Feminist Fix: WNBA Players #TakeTheKnee and Amber Rose Takes on Her Critics

Welcome to the Feminist Fix, our weekly round-up of feminist links from across the Internet. Get all caught up in one place—right here, right now.

Feminist News

+ The Republican Governor of Illinois signed a bill into law that expanded abortion access for Medicaid enrollees and state employees and repealed a “trigger law” that would have made abortion illegal in the state should Roe be overturned. It’s been over 20 years since a state voluntarily provided Medicaid funding for abortion care.

+ By this time next year, women will legally be allowed to drive in Saudi Arabia.

+ Mercedez Gonazalez, a former Lush employee, is suing the company for racial discrimination.

+ Nigeria has joined 23 other African countries in outlawing female genital mutilation.

+ The Minnesota Lynx linked arms and kneeled during the national anthem during the first game of the WNBA Finals Sunday. Their opponents, the LA Sparks, walked off the court. Their protests builds on a legacy of WNBA activism. Today, NFL moms released a letter denouncing Trump’s criticisms of athletes participating in the protests. On the Ms. bloga former NFL cheerleader spoke out.

+ Huzzah! Abortion access is improving in Missouri, at long last.

+ A “feminist brigade” is searching for people trapped in rubble in Mexico in the wake of a devastating earthquake that killed hundreds.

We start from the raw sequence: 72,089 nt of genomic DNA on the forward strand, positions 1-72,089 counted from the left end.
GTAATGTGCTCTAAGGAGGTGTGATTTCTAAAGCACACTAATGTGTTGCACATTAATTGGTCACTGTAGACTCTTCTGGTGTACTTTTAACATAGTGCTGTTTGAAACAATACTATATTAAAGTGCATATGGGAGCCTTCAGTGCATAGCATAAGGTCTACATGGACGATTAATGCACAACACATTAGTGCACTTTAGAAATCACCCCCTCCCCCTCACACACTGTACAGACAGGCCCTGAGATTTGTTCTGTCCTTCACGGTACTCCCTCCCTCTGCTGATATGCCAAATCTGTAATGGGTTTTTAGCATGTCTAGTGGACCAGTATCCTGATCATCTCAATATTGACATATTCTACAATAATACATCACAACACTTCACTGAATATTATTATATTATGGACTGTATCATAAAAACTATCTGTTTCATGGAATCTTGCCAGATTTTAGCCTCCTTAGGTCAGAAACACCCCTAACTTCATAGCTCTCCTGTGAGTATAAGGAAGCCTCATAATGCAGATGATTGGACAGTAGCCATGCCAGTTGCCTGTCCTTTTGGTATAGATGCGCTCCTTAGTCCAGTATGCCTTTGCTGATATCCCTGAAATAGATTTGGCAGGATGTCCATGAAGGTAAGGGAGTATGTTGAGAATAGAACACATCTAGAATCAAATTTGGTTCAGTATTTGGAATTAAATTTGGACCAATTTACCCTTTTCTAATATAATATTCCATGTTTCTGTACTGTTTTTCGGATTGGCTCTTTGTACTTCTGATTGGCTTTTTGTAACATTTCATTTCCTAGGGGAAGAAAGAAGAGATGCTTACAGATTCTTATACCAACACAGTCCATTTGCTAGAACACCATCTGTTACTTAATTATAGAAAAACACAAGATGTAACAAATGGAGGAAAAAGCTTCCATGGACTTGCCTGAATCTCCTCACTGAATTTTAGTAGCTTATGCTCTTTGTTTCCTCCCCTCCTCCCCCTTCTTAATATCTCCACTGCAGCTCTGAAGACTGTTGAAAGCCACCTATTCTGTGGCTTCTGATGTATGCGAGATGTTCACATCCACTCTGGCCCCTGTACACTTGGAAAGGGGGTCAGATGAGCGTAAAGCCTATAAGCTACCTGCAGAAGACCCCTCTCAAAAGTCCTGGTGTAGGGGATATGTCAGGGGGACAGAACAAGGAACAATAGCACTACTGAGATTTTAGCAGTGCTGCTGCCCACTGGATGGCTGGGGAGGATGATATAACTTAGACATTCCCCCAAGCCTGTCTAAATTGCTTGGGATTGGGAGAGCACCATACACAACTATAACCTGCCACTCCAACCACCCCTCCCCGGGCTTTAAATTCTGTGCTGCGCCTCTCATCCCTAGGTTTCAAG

+ Feminist Majority Leadership Alliance members at Temple University are protesting the dedication of O’Connor Plaza on campus. The students also want Patrick O’Connor, who represented Bill Cosby in a civil suit against former university employee Andrea Constand, who alleged that Cosby sexually assaulted her, to step down from the Temple Board of Trustees.

Public Relations Chair Kayla Boone spoke about her motivation behind crafting the statement condemning the plaza dedication at Tuesday’s meeting. “I think it’s important for us to really amplify the voices of survivors of sexual assault in this instance,” Boone said. “We can’t speak over or speak for people. You can’t tell people that their experiences are not real and just made up.”


Cardi B is the first female solo rapper to hit Billboard’s #1 since 1998.

+ Gloria Anzaldúa would have been 75 this week. In homage, Feministing rounded up some of her most inspiring quotes.

+ A now-unnamed woman is expected to graduate Monday from the Marine Infantry Officer Course, making her the first female infantry officer to join their ranks.

+ The first monument observing the suffering of “comfort women” in WWII has been erected in a major U.S. city.

Located in St. Mary’s Square and created by Californian Steven Whyte, it looks simple enough: a depiction of three young girls with a grandmother figure standing nearby.

The three girls in the statue represent women from Korea, China and the Philippines, while the grandmother symbolizes the survivors still hoping for justice.

And the inscription on the statue reads: “This monument bears witness to the suffering of hundreds of thousands of women and girls euphemistically called ‘Comfort Women,’ who were sexually enslaved by the Japanese Imperial Armed Forces in thirteen Asian-Pacific countries from 1931 to 1945.”

+ Remembering the Little Rock Nine, 60 years later.

How We’re Doing

+ Donald Trump’s administration is the most male-dominated in decades.

Despite President Donald Trump’s occasional assurances that he has a “tremendous respect” for women, the proof is in the pudding. In news that will surprise no one, an analysis of the Trump administration shows it is overwhelmingly male, The Guardian reported on Sept. 21. And the few women in the Trump administration are members of the most male-dominated federal government in nearly 25 years — according to political action committee American Bridge 21st Century, 80 percent of Trump’s 408 political nominees are men.